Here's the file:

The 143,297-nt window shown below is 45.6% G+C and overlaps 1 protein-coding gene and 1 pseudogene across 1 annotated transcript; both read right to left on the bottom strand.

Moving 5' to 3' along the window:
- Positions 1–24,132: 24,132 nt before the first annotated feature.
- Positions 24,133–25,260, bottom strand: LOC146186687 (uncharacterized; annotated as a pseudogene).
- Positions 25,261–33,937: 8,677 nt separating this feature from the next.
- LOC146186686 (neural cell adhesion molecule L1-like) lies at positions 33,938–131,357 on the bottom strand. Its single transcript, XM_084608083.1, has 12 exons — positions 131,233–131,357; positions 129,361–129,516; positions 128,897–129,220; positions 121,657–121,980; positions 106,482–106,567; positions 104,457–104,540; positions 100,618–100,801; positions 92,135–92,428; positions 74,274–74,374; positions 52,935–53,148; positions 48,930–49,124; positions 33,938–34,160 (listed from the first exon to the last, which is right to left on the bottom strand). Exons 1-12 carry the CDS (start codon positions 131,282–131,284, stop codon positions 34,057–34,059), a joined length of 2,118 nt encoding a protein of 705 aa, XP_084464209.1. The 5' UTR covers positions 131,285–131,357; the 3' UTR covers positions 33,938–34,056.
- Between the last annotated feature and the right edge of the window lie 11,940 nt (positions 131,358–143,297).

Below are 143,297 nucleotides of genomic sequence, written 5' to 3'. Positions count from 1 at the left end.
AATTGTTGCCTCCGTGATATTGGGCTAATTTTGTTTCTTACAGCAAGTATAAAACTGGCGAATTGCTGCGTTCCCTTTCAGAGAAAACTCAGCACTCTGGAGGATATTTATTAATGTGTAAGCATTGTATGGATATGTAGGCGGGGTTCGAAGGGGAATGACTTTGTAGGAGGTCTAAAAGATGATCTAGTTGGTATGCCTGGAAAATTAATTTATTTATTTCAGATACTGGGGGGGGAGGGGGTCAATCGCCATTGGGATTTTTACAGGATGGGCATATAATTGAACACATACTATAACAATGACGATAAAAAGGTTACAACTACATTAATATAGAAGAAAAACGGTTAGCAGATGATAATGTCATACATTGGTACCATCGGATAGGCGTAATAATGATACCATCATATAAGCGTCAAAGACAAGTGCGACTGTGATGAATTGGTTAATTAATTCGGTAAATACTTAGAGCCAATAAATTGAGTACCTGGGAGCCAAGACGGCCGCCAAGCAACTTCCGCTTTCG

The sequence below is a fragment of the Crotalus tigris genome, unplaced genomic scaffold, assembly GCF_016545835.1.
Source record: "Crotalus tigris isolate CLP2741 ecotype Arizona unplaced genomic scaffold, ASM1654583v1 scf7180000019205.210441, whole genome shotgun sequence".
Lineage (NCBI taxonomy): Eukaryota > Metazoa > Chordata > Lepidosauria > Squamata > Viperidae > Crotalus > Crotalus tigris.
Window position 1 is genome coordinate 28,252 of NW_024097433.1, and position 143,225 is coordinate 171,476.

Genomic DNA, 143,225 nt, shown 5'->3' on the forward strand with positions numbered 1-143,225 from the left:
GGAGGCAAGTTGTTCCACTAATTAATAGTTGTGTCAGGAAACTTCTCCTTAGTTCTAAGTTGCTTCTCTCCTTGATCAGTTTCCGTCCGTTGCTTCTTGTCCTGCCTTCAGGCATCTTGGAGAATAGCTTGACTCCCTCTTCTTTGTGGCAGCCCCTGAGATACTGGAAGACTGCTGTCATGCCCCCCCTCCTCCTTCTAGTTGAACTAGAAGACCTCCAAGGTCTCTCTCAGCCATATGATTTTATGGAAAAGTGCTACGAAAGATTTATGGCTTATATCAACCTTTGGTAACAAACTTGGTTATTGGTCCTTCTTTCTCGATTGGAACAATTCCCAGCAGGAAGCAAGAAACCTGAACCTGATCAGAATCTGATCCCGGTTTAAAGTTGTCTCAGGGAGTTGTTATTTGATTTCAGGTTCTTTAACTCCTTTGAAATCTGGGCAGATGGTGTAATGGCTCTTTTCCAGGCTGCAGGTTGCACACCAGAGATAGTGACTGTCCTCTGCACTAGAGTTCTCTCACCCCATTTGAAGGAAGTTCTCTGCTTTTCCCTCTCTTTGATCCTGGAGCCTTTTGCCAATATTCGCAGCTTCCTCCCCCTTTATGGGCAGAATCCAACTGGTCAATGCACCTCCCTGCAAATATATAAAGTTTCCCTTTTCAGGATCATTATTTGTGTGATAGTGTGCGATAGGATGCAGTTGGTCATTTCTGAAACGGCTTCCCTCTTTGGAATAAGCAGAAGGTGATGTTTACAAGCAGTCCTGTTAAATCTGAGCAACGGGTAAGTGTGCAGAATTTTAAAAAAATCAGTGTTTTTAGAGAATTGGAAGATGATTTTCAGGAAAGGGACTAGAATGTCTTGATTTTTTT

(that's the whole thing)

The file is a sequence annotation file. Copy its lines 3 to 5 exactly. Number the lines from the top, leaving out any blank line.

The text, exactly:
- Positions 1–24,132: 24,132 nt before the first annotated feature.
- Positions 24,133–25,260, bottom strand: LOC146186687 (uncharacterized; annotated as a pseudogene).
- Positions 25,261–33,937: 8,677 nt separating this feature from the next.